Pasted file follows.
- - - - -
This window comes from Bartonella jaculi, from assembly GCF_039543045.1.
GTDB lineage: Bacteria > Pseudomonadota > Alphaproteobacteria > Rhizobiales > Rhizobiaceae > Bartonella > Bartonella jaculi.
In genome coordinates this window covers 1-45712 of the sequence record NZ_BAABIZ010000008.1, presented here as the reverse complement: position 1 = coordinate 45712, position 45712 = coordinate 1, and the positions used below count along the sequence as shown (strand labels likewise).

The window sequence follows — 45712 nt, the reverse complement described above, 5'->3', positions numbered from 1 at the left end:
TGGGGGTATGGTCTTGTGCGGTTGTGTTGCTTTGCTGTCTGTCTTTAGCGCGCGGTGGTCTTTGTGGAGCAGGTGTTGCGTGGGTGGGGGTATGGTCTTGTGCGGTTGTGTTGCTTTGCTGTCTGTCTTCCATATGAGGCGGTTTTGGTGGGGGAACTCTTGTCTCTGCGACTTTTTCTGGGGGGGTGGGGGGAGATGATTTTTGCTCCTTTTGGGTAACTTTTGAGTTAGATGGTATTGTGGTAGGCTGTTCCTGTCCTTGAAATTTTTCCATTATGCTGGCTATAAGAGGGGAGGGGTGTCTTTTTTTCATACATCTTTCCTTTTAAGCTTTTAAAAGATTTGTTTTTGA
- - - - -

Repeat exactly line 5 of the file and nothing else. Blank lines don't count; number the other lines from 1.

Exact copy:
TGGGGGTATGGTCTTGTGCGGTTGTGTTGCTTTGCTGTCTGTCTTTAGCGCGCGGTGGTCTTTGTGGAGCAGGTGTTGCGTGGGTGGGGGTATGGTCTTGTGCGGTTGTGTTGCTTTGCTGTCTGTCTTCCATATGAGGCGGTTTTGGTGGGGGAACTCTTGTCTCTGCGACTTTTTCTGGGGGGGTGGGGGGAGATGATTTTTGCTCCTTTTGGGTAACTTTTGAGTTAGATGGTATTGTGGTAGGCTGTTCCTGTCCTTGAAATTTTTCCATTATGCTGGCTATAAGAGGGGAGGGGTGTCTTTTTTTCATACATCTTTCCTTTTAAGCTTTTAAAAGATTTGTTTTTGA